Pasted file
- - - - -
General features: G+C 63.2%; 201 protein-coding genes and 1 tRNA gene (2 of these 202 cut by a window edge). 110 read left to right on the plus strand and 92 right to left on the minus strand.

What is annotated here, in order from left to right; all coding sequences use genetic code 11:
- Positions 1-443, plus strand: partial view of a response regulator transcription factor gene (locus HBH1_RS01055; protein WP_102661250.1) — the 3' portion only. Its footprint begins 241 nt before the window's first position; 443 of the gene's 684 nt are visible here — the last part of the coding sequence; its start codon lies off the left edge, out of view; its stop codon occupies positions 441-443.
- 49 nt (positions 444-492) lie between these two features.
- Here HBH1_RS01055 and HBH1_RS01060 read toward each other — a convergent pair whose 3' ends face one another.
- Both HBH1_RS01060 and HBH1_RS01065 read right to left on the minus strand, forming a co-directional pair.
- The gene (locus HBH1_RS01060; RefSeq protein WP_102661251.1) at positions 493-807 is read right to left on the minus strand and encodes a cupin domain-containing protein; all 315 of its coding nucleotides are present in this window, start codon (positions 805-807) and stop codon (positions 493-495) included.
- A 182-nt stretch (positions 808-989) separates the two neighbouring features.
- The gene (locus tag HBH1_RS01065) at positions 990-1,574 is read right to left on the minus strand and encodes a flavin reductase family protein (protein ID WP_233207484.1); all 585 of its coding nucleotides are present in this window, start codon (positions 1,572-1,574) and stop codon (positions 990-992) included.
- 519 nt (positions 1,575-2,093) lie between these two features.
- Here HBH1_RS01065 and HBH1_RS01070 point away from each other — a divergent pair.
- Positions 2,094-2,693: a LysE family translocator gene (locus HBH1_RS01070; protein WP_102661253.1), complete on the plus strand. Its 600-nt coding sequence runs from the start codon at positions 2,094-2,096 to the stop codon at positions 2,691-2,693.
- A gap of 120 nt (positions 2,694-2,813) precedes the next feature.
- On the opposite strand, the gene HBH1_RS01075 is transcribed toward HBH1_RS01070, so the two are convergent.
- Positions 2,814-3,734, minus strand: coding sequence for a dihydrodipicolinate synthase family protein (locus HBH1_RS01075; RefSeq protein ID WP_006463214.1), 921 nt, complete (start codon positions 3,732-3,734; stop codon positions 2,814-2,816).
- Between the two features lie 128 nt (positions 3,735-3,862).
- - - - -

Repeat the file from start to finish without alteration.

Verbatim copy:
General features: G+C 63.2%; 201 protein-coding genes and 1 tRNA gene (2 of these 202 cut by a window edge). 110 read left to right on the plus strand and 92 right to left on the minus strand.

What is annotated here, in order from left to right; all coding sequences use genetic code 11:
- Positions 1-443, plus strand: partial view of a response regulator transcription factor gene (locus HBH1_RS01055; protein WP_102661250.1) — the 3' portion only. Its footprint begins 241 nt before the window's first position; 443 of the gene's 684 nt are visible here — the last part of the coding sequence; its start codon lies off the left edge, out of view; its stop codon occupies positions 441-443.
- 49 nt (positions 444-492) lie between these two features.
- Here HBH1_RS01055 and HBH1_RS01060 read toward each other — a convergent pair whose 3' ends face one another.
- Both HBH1_RS01060 and HBH1_RS01065 read right to left on the minus strand, forming a co-directional pair.
- The gene (locus HBH1_RS01060; RefSeq protein WP_102661251.1) at positions 493-807 is read right to left on the minus strand and encodes a cupin domain-containing protein; all 315 of its coding nucleotides are present in this window, start codon (positions 805-807) and stop codon (positions 493-495) included.
- A 182-nt stretch (positions 808-989) separates the two neighbouring features.
- The gene (locus tag HBH1_RS01065) at positions 990-1,574 is read right to left on the minus strand and encodes a flavin reductase family protein (protein ID WP_233207484.1); all 585 of its coding nucleotides are present in this window, start codon (positions 1,572-1,574) and stop codon (positions 990-992) included.
- 519 nt (positions 1,575-2,093) lie between these two features.
- Here HBH1_RS01065 and HBH1_RS01070 point away from each other — a divergent pair.
- Positions 2,094-2,693: a LysE family translocator gene (locus HBH1_RS01070; protein WP_102661253.1), complete on the plus strand. Its 600-nt coding sequence runs from the start codon at positions 2,094-2,096 to the stop codon at positions 2,691-2,693.
- A gap of 120 nt (positions 2,694-2,813) precedes the next feature.
- On the opposite strand, the gene HBH1_RS01075 is transcribed toward HBH1_RS01070, so the two are convergent.
- Positions 2,814-3,734, minus strand: coding sequence for a dihydrodipicolinate synthase family protein (locus HBH1_RS01075; RefSeq protein ID WP_006463214.1), 921 nt, complete (start codon positions 3,732-3,734; stop codon positions 2,814-2,816).
- Between the two features lie 128 nt (positions 3,735-3,862).